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Neil Gaiman's big year

Posted at 2:47 PM on October 5, 2006 by Euan Kerr

Every couple of years Neil Gaiman comes in to talk about his latest project. This is the Neil Gaiman who wrote the cult comic book "The Sandman," a series of successful novels including "Neverwhere," "Stardust," and "American Gods," a bunch of children's books, and some film scripts, including the English dialogue for Miyazaki's "Princess Mononoke."

He came in today to talk about his new short story collection "Fragile Things" which he just learned entered the New York Times bestseller list at number 14.

But of course we also talked about the three films he's involved in which will come out in the next year or so. There's "Stardust" with Nicole Kidman, "Beowulf" with Angelina Jolie, and a stopframe action version of his children's book "Coraline."

I asked him is he thought this was going to change the way he lives his life. He's extremely prolific, and he admits it been tough to find time to write in the last year. However he thinks the films coming out won't make that much of a difference.

"I remember an article they wrote four, maybe five, years ago for the Hollywood Reporter," he says. "And it was a front page article on the fact that I was the person with the most things bought by Hollywood and not made. That's not news! That's just the way that it works."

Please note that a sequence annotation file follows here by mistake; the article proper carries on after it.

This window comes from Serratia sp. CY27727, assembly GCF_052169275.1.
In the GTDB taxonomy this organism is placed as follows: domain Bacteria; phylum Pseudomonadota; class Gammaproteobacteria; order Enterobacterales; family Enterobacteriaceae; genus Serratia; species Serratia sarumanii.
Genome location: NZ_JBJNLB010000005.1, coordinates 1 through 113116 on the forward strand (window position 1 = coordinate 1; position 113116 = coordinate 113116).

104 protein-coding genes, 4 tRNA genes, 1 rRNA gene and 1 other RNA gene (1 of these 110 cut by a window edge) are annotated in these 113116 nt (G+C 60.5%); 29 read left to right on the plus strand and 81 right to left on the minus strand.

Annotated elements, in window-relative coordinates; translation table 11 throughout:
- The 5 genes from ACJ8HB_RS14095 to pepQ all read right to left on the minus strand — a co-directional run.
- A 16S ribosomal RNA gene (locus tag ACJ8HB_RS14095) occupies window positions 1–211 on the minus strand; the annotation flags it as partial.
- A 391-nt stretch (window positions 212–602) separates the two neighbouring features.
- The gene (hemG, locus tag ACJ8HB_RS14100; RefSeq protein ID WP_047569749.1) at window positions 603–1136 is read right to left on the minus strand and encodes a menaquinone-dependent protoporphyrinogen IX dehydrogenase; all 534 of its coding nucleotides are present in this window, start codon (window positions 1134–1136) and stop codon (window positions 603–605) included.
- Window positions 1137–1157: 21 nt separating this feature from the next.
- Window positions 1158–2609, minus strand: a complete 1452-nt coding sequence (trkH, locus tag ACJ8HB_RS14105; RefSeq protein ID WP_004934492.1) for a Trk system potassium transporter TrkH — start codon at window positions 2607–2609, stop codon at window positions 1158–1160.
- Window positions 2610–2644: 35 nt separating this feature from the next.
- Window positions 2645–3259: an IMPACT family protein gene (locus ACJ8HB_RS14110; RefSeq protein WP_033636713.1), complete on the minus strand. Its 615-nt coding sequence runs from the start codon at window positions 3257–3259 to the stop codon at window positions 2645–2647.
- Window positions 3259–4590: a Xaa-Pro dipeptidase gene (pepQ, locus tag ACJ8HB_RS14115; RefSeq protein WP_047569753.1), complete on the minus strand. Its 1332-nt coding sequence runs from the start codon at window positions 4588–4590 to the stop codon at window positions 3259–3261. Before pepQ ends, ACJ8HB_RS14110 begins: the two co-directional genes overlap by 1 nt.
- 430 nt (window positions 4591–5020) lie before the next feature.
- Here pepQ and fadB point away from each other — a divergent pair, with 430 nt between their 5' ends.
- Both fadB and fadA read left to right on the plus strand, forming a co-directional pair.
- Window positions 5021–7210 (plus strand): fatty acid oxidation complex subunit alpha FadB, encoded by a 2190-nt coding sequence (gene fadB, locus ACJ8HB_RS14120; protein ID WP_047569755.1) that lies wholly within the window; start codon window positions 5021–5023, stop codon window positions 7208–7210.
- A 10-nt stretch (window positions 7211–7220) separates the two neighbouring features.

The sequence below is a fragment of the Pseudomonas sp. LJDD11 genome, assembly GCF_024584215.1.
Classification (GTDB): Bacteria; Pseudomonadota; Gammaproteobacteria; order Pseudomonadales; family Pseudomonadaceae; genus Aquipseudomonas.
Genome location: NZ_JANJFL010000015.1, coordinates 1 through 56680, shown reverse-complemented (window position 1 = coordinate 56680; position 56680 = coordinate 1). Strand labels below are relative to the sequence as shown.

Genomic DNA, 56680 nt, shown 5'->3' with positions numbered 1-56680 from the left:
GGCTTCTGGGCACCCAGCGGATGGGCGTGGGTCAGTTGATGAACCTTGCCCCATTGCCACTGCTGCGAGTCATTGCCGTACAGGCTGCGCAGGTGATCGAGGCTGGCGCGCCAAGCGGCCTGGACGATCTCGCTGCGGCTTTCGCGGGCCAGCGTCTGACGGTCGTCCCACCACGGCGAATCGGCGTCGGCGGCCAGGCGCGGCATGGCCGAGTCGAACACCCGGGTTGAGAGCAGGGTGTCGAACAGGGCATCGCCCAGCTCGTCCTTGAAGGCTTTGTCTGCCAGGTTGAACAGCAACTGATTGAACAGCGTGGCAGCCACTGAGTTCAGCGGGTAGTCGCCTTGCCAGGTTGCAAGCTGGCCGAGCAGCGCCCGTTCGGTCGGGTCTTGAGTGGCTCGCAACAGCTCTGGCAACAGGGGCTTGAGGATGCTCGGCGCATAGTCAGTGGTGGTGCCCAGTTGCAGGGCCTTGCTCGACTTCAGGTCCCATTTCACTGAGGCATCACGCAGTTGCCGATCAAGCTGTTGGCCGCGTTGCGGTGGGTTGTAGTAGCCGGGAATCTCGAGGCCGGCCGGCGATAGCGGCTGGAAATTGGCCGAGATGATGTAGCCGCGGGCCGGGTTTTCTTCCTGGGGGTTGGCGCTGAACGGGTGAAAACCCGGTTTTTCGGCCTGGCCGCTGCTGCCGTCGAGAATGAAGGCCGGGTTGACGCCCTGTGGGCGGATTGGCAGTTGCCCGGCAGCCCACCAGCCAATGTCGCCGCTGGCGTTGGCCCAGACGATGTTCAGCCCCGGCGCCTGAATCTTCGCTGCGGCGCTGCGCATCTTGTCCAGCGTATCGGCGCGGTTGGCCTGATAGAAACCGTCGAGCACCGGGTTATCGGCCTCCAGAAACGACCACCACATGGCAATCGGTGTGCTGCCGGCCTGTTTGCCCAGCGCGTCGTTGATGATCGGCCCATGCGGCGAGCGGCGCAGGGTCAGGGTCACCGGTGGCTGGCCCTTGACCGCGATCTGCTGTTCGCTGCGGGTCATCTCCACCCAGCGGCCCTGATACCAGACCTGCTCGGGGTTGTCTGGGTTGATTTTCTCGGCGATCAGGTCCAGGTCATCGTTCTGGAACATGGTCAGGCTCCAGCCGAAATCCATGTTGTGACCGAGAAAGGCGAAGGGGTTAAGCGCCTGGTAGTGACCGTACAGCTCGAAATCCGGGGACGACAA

Now he's got three films going, and he says that's pretty good given the numbers of books and scripts Hollywood buys and then never uses for a film.

He says he doesn't know if there will ever be a Sandman film. If there is he says he hopes it's made by a director who has the same passion for the character and the stories as Peter Jackson had for Lord of the Rings.

"We are definitely in no hurry," he says.

He says he sometimes tells people working in Hollywood is a bit like the situations you find in fairy stories.

"In fairy tales, you work for the fairies," he says. "And you work really hard, and you are exhausted and the work is there, but in the morning the gold they gave you turns to leaves and blows away. And working in Hollywood is a bit like that up-side down, because you work very very hard and you get up one morning and the work you have turned into leaves and blown away, but it's left enormous quantities of gold behind."

Gaiman will read from "Fragile Things" tonight at the Riverview Theater in Minneapolis. Afterwards he'll sign books, and other things, (LISTEN HERE!) for as long as it takes, as his film "Mirrormask" screens in the theater. The event begins at 7, but doors open at 6, and the consensus seems to be it's best to get there early. Details are available at the Dreamhaven Bookstore site.

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